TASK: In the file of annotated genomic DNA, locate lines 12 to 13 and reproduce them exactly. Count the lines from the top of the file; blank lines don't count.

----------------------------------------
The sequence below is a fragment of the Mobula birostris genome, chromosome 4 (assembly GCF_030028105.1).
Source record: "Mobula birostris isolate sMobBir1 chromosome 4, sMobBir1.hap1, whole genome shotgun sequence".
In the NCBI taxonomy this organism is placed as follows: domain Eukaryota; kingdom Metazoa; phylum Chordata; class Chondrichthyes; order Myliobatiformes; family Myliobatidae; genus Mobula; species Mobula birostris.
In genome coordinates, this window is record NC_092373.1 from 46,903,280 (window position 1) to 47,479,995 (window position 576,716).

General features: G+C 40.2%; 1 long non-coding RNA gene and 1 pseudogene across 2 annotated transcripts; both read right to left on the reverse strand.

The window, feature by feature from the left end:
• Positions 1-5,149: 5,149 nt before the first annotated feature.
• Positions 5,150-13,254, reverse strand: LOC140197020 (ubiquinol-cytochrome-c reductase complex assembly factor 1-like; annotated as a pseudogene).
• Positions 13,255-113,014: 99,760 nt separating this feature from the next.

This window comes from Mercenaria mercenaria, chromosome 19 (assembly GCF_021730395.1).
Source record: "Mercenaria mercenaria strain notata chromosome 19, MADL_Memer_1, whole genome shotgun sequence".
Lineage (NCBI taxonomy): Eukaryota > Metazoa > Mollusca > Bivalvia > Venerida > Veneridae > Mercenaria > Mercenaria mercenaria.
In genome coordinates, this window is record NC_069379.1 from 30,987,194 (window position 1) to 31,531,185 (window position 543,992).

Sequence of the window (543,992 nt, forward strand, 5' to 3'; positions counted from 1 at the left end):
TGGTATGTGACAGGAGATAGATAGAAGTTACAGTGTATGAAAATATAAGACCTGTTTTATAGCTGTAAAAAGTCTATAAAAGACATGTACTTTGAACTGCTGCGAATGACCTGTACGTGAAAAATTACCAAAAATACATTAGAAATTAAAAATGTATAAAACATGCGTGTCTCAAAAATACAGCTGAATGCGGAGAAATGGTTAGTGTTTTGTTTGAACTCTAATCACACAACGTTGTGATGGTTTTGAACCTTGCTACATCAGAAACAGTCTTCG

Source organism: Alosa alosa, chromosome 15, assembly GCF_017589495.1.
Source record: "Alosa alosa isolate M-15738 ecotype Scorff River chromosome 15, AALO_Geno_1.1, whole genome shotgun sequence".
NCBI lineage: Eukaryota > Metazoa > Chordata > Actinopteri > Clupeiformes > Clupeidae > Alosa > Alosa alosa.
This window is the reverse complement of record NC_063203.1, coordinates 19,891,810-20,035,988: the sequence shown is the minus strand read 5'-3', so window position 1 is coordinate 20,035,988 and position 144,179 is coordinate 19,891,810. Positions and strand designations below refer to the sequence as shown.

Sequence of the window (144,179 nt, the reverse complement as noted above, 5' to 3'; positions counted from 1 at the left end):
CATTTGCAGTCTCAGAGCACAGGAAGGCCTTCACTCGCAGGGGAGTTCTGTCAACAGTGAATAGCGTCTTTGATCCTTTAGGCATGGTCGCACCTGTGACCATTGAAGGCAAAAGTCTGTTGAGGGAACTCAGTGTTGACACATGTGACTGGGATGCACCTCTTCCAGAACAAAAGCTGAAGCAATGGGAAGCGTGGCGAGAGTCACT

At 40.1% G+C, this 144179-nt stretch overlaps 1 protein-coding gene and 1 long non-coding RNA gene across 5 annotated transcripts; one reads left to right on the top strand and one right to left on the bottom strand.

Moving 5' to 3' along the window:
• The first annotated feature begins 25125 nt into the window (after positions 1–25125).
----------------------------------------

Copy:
Lineage (NCBI taxonomy): Eukaryota > Metazoa > Mollusca > Bivalvia > Venerida > Veneridae > Mercenaria > Mercenaria mercenaria.
In genome coordinates, this window is record NC_069379.1 from 30,987,194 (window position 1) to 31,531,185 (window position 543,992).